Negotiating the Real Estate Contract

Negotiation is the process of communication back and forth in order to reach a joint agreement. There is no “one size fits all” strategy of negotiating a real estate contract. Many of our clients have been very experienced negotiators, and we have learned a great deal from them, as well as from books on the subject. We would like to share some of our thoughts on negotiating with you:

What do we want to achieve in a negotiation?

The best negotiators bring an attitude of high expectations to the table. They are hard on the problem and soft on the people. Letting the seller know what you need, in a clear and reasoned way, is the first step toward getting it. We try to keep all of these goals in mind:

Enable you to move into your new home.

Obtain the lowest possible price for the property.

Close within an acceptable time frame.

Solve any repair issues fairly.

Have no title, survey or loan problems, or solve any that do arise.

Develop a good working relationship with the seller.

Have no future problems after closing.

Is a cooperative or combative approach more effective?

Our experience shows that the cooperative style is the most effective and efficient way to complete a transaction. Professional negotiators usually try to preserve the relationship between the parties, and work together to resolve problems. The goal is not to reach an impasse in which neither the seller’s nor the buyer’s needs are met. Buyers sometimes submit a letter to the seller describing why their house is not worth what they are asking, pointing out deficiencies, etc. This almost always backfires, and starts the negotiation off with a defensive seller. It is best to anchor your price to the marketplace, while remaining very complimentary of their home.

How do you work with a combative strategy by a seller or agent?

The combative style is sometimes encountered. This strategy includes: negative comments, emotional statements, table pounding, threats to walk out, ego involvement, and stated positioning. Creative solutions and trade offs are not as likely to be found in this environment. Working with a combative style negotiator requires a considered approach:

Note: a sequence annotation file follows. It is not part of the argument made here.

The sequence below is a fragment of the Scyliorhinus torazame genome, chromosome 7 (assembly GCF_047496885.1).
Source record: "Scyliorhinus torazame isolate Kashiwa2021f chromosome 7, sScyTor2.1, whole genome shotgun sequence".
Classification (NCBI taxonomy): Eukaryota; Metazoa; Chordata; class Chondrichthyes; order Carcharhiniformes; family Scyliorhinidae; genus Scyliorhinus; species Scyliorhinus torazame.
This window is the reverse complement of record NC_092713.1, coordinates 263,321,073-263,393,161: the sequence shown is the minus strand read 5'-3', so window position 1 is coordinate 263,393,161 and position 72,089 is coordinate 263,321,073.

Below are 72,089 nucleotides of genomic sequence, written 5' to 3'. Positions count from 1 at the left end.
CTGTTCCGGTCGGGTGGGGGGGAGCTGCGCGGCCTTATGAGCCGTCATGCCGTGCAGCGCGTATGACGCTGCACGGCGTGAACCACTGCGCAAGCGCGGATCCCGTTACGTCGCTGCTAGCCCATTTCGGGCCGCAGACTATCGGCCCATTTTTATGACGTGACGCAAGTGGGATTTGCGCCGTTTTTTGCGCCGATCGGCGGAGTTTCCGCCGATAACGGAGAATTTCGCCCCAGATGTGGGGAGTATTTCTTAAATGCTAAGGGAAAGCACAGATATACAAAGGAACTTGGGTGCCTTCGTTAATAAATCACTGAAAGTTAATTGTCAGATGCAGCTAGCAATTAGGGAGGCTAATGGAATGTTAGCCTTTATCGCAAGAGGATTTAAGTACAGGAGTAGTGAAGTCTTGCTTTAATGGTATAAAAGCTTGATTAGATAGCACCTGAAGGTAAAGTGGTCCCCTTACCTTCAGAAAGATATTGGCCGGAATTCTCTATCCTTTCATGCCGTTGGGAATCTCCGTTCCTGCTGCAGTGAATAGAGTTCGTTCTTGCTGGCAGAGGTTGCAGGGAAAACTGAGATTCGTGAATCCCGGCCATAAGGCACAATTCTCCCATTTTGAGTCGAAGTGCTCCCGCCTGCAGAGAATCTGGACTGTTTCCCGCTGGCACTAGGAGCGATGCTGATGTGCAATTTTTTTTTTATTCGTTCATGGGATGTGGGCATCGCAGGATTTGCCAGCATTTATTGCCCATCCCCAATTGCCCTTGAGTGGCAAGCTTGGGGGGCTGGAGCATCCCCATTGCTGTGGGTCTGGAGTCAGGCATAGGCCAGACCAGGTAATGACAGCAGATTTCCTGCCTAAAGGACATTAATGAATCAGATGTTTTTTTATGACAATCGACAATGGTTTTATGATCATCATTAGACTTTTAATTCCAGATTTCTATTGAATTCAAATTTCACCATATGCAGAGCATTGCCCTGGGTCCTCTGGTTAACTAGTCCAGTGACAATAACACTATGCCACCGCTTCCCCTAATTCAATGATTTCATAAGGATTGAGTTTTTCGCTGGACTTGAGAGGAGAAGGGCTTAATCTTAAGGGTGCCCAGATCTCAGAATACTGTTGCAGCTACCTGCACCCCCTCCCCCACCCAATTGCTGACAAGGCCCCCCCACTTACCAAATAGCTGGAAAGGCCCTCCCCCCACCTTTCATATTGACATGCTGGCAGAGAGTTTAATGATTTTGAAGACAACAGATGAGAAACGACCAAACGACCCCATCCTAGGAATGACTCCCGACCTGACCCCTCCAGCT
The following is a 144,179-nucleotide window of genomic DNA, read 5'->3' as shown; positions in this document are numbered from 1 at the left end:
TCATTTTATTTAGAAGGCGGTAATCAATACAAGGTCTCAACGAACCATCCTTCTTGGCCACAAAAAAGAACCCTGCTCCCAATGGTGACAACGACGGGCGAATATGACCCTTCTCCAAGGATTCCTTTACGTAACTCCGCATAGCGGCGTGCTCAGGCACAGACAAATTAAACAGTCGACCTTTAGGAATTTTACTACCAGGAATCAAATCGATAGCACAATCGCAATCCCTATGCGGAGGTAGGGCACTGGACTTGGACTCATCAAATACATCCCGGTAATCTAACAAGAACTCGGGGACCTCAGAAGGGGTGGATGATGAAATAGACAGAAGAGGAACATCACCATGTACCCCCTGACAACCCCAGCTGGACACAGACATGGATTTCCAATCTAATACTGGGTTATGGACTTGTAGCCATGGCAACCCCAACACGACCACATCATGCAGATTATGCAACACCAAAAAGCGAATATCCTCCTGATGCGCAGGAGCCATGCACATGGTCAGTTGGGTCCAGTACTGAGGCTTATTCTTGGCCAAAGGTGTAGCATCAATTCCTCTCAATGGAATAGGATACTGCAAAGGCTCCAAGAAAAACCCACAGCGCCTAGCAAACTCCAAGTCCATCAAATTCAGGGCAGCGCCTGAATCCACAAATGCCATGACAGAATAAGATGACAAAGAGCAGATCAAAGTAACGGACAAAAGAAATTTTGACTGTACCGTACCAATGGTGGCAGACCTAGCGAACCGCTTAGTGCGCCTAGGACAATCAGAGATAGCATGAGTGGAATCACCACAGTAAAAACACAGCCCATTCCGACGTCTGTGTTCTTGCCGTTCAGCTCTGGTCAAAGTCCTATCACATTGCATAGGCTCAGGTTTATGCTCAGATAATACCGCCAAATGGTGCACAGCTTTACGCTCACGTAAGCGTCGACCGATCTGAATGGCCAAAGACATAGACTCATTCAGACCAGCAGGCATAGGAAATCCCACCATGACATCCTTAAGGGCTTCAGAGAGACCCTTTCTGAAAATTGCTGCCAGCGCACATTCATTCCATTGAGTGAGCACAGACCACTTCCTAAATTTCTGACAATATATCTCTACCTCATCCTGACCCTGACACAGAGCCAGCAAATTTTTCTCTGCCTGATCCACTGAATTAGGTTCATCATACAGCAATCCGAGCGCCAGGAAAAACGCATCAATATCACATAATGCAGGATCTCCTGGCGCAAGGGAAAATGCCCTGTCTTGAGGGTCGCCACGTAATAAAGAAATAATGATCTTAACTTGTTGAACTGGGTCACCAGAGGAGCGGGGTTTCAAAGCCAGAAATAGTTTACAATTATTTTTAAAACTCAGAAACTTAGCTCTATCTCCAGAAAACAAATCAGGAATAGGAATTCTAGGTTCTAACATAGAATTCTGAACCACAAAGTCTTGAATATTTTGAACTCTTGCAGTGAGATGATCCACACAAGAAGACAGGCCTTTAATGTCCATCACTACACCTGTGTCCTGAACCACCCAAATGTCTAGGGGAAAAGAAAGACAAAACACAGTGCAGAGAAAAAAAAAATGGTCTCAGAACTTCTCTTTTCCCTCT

Do not respond emotionally. An angry or defensive response will escalate the negotiation into a no-win battle.

Do not argue. Arguing usually positions them more strongly and drags the negotiation process off course.

Do not ignore their arguments or statements. Listen carefully, but do not accept or reject.

Firmly anchor pricing and other terms to outside data. Show that the price has not been chosen arbitrarily.

Reduce misunderstanding by following up with written summaries of discussions.

Do not allow hazy or unclear proposals to stand.

Offer some “wins” on some of the terms. Face saving is very important.

Look for ways to meet their underlying interests.

Remember that they may have a beautiful home that satisfies the buyer’s goals.

Is every point in the contact negotiable?

Yes. However, one of the most effective means of coming to an agreement is to rely on consistent standards or norms when possible. For example, it is common practice for the seller to pay for the title policy and for the buyer to pay survey cost. Using accepted standards prevents buyer and seller from haggling over every point. Working within the accepted “norms” for our area helps to legitimize offers, and focus the negotiation on just a few points. On the other hand, all the points in an offer can be used to help structure the deal. They offer trade-off opportunities for both parties to get what they want from the negotiation.

The value of trust in a negotiation cannot be overstated. Most people are fair minded and reasonable. They respond well to respectful treatment and to having their concerns heard. If the seller feels that the buyer and agent are acting with integrity, their attitude will be much more cooperative. Contract negotiation is a sensitive area, and anxiety can be high. The buyers may have had an unpleasant past experience with buying a home. The seller may be under pressure, with future plans at stake Acting with integrity does not mean that all “cards have to be put on the table.” It is not proper to discuss personal issues that affect the buyer, such as your financial ability or urgency to move in. It is valuable to develop rapport because trust increases your leverage. Here are ways: